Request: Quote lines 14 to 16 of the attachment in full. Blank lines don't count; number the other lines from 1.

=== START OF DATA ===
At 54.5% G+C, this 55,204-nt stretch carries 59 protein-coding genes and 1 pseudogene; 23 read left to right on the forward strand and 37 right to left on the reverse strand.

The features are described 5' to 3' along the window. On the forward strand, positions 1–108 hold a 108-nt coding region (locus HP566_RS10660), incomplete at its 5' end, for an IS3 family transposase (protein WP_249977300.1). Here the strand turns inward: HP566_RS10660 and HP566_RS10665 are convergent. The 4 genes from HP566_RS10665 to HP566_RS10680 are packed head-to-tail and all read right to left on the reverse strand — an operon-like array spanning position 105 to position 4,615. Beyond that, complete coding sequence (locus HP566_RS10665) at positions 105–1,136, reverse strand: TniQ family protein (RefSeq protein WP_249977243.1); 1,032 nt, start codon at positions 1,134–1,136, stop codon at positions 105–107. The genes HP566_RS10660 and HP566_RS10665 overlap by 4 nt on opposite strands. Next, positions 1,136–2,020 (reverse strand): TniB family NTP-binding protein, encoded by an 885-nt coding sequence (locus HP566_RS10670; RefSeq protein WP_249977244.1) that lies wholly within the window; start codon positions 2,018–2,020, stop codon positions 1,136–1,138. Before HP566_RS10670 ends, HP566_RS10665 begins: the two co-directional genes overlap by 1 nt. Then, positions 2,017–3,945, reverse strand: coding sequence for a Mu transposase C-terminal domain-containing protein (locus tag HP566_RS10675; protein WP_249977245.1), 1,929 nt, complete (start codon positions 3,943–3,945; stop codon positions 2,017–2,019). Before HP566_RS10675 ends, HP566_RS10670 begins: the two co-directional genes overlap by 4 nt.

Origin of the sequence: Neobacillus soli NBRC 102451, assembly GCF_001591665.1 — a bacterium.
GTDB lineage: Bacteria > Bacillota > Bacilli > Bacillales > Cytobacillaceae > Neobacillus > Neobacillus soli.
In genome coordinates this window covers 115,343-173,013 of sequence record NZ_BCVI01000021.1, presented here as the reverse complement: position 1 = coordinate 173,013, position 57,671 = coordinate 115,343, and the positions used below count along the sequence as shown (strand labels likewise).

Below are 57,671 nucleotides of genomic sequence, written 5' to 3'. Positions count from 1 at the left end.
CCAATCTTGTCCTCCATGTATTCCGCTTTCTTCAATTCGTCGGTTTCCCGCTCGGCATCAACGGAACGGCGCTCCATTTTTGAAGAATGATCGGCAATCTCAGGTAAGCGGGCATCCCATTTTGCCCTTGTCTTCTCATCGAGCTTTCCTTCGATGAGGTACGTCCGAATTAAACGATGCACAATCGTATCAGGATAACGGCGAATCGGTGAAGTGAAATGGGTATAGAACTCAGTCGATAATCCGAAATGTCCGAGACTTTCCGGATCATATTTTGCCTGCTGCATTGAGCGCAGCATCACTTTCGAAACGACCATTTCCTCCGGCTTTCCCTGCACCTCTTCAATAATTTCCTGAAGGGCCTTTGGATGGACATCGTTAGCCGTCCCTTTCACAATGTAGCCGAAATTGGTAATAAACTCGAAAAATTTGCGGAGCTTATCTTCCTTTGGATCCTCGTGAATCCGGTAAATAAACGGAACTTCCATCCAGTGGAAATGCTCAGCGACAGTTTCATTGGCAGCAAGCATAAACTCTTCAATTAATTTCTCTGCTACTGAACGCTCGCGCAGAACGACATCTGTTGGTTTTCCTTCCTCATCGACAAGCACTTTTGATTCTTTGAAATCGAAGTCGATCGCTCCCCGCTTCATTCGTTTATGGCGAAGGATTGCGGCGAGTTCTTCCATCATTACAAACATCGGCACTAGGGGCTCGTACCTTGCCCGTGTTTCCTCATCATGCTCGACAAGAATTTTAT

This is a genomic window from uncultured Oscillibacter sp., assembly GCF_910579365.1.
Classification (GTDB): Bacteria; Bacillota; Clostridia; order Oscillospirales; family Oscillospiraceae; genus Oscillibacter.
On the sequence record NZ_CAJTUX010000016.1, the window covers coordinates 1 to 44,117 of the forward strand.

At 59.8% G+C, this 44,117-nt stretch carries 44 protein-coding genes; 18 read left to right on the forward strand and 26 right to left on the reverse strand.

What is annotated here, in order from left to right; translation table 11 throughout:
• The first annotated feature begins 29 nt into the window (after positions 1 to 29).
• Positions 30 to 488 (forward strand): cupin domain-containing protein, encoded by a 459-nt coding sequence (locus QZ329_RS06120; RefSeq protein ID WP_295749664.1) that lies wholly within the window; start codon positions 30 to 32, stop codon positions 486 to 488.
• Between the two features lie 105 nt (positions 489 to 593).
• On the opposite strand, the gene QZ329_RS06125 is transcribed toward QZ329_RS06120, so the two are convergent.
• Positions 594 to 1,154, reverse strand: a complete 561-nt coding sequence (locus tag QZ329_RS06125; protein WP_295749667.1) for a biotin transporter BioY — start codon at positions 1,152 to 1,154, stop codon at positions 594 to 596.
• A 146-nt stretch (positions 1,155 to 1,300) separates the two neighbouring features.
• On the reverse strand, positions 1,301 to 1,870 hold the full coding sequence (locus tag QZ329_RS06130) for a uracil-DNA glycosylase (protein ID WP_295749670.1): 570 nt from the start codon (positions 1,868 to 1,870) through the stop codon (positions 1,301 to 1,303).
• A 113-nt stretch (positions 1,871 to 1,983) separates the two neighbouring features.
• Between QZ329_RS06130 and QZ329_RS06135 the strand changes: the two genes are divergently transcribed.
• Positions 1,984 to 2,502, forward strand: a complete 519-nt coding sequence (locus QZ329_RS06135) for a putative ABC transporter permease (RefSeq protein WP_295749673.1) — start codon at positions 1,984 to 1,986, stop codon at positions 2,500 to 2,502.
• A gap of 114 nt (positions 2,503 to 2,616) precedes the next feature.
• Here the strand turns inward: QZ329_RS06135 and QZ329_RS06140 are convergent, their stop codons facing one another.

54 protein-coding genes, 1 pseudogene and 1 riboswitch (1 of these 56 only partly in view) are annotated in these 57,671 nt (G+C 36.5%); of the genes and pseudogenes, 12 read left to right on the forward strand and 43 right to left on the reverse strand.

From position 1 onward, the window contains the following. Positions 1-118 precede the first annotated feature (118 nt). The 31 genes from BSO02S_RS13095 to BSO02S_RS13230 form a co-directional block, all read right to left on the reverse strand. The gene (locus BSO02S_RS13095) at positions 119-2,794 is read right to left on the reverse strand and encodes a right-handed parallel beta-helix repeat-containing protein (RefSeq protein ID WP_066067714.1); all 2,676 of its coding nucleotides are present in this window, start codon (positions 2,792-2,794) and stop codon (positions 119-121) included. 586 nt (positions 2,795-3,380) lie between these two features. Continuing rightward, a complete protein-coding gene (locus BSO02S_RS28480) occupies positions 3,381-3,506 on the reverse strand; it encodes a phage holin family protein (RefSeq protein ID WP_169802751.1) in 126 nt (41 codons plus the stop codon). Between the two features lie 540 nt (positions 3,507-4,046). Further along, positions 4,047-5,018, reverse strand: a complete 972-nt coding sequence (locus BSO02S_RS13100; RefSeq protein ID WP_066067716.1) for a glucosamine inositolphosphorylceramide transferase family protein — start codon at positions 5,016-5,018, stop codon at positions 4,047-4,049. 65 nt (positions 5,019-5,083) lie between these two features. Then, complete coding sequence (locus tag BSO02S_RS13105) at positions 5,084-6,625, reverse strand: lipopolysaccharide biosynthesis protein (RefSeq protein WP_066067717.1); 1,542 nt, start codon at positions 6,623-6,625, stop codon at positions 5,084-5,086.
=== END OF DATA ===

• Positions 30 to 488 (forward strand): cupin domain-containing protein, encoded by a 459-nt coding sequence (locus QZ329_RS06120; RefSeq protein ID WP_295749664.1) that lies wholly within the window; start codon positions 30 to 32, stop codon positions 486 to 488.
• Between the two features lie 105 nt (positions 489 to 593).
• On the opposite strand, the gene QZ329_RS06125 is transcribed toward QZ329_RS06120, so the two are convergent.